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by Brett Shoemaker on February 01, 2008 08:51pm
As an open source business strategy lead here at Microsoft, I am particularly interested in community reaction following acquisition waves like the one we have seen recently (Sun/MySQL, Nokia/Trolltech, SpringSource/Covalent, etc.). While I am interested in reaction to each announcement individually, I find those that attempt to extrapolate what the event says about the broader OSS landscape especially interesting. This time around, one question that keeps surfacing is whether open source companies have sold out. Put differently, does selling mean selling out? My answer is no.
First, let me quickly point out the obvious. This recent wave of open source acquisitions is nothing new. Over the last 3 years, we have seen a number of open source companies sell to traditional ones (e.g., Zimbra to Yahoo, XenSource to Citrix, Gluecode to IBM). There is also a continuum of “ownership” and participation at the project level as well from company-driven to community-driven projects (e.g., from IBM’s influence over Geronimo to Zend’s PHP involvement to community-driven projects on Sourceforge or CodePlex). And, there is a continuum of opinion on it.
When I hear the question raised of whether open source companies are selling out, my reaction is “Why should OSS companies be held to a different standard than that of traditional ones?” What I mean is that I expect companies, whether open source or not, to do what is in the best interest of their customers and provides the best opportunity for future growth. The question should not be are OSS companies selling out, but rather are OSS companies selling to the right companies and in what ways will it further the company’s purpose.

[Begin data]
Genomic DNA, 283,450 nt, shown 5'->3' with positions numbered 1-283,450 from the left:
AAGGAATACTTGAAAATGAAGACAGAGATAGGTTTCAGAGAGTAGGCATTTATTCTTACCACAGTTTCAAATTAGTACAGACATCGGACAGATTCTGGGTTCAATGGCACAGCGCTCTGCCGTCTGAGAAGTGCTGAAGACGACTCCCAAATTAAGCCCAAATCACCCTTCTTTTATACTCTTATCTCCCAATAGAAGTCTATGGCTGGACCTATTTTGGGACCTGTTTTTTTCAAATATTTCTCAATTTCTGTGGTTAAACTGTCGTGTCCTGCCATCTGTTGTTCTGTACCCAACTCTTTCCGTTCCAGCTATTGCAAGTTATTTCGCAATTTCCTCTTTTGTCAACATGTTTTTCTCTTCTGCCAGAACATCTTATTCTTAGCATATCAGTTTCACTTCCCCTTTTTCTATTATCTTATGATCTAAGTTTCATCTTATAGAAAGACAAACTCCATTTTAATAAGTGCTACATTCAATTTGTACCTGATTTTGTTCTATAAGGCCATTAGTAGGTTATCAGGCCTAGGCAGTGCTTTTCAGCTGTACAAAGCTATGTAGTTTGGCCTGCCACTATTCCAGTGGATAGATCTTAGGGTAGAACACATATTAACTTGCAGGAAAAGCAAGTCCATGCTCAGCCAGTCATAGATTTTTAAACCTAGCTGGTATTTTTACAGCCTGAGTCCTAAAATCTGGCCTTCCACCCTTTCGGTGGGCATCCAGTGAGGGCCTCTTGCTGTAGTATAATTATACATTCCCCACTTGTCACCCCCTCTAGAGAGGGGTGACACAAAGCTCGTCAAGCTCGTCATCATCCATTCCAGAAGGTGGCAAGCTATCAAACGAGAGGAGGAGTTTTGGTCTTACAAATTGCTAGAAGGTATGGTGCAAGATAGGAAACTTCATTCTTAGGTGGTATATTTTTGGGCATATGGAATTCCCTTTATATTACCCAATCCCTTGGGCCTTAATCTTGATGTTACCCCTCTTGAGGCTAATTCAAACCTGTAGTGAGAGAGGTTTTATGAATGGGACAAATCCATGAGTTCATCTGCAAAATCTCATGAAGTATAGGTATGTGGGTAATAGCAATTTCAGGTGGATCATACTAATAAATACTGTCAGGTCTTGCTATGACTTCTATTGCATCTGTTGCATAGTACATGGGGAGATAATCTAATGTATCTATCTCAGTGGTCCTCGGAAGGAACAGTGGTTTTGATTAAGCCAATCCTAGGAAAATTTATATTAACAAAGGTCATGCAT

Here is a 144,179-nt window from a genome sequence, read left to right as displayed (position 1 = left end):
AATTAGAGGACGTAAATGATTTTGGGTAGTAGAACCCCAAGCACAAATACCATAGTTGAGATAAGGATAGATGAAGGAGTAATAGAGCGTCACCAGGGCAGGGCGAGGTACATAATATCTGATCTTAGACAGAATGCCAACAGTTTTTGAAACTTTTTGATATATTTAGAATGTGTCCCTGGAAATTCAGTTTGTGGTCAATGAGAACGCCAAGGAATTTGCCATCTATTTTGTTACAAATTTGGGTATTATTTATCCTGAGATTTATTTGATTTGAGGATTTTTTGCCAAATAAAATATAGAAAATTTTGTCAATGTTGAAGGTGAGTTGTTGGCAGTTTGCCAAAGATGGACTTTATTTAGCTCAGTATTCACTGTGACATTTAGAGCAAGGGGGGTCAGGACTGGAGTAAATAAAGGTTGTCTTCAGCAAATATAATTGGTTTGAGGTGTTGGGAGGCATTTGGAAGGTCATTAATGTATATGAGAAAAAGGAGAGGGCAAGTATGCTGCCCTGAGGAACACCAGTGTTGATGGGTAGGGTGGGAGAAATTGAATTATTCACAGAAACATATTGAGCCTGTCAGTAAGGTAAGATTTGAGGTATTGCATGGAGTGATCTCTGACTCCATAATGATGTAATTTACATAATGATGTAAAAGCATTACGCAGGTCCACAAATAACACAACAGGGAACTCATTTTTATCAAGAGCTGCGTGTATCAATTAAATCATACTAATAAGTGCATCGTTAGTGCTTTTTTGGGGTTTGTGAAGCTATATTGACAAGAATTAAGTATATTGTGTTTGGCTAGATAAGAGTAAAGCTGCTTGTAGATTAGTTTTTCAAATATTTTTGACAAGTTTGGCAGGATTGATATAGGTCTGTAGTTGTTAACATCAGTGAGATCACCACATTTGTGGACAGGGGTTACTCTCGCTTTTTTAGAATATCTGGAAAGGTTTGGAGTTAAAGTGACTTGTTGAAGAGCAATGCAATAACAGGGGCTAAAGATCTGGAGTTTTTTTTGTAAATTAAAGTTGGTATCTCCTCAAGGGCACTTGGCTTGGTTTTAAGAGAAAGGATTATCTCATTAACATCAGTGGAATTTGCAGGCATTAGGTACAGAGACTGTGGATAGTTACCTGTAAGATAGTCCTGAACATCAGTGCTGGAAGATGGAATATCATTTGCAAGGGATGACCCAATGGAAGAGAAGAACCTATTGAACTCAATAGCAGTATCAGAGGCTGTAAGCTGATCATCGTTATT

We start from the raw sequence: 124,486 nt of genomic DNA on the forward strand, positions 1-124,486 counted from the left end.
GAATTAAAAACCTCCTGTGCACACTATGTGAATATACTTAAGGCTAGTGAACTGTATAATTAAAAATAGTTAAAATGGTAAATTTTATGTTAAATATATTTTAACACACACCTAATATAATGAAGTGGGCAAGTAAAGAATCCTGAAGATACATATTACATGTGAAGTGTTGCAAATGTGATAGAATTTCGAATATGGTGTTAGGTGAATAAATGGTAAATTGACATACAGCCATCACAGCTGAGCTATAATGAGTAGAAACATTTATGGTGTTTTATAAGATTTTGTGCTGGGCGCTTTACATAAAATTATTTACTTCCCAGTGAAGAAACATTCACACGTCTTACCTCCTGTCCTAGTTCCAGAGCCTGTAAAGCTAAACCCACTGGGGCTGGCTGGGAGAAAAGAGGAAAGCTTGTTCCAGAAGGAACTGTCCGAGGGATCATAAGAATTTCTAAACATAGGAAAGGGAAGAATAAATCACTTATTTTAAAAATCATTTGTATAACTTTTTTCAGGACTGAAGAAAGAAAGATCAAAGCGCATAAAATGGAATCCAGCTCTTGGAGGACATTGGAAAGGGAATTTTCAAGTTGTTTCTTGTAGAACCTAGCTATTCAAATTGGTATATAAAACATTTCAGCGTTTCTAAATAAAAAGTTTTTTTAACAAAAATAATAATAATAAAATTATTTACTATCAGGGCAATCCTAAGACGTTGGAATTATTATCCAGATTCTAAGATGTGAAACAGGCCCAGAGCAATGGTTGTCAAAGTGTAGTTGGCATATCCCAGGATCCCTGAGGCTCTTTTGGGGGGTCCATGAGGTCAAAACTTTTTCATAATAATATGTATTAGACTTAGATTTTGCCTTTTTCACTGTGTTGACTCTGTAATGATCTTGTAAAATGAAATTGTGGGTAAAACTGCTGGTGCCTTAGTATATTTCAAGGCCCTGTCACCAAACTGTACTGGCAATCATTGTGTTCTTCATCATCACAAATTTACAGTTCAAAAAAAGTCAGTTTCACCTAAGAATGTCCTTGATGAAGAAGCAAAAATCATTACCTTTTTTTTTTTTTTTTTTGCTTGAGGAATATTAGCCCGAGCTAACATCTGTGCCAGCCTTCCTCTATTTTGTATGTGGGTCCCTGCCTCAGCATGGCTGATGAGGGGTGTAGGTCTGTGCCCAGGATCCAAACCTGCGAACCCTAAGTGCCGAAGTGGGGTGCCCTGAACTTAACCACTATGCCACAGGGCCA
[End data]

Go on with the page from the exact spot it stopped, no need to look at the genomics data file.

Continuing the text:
Furthermore, the approach that an OSS company takes—IPO, acquisition, VC backing, or go-at-it-alone—doesn’t particularly matter. Today, we see more acquisitions and not IPOs because these traditional companies place higher valuations on these OSS companies than the market does. While the market focuses more on revenues, these traditional companies price in other variables (competitive impact, benefits to existing complementary offerings, etc.).
Does this acquisition trend mean that the terms open and closed source will no longer be relevant in the future? Maybe. Maybe not. To me, it’s minutia compared to the overall trend. I expect to continue to see convergence between the traditional and open source business models, and I expect to see Microsoft and other traditionally proprietary companies’ involvement continue to grow, as it is in the best interest of customers, partners, and shareholders. The heterogeneity of the technology landscape will continue to grow and consist of multiple source approaches so as to deliver the most value to customers. So, for me, this wave of acquisitions is nothing more than the next logical step on that path, and I’m excited to be a part of figuring out those next steps.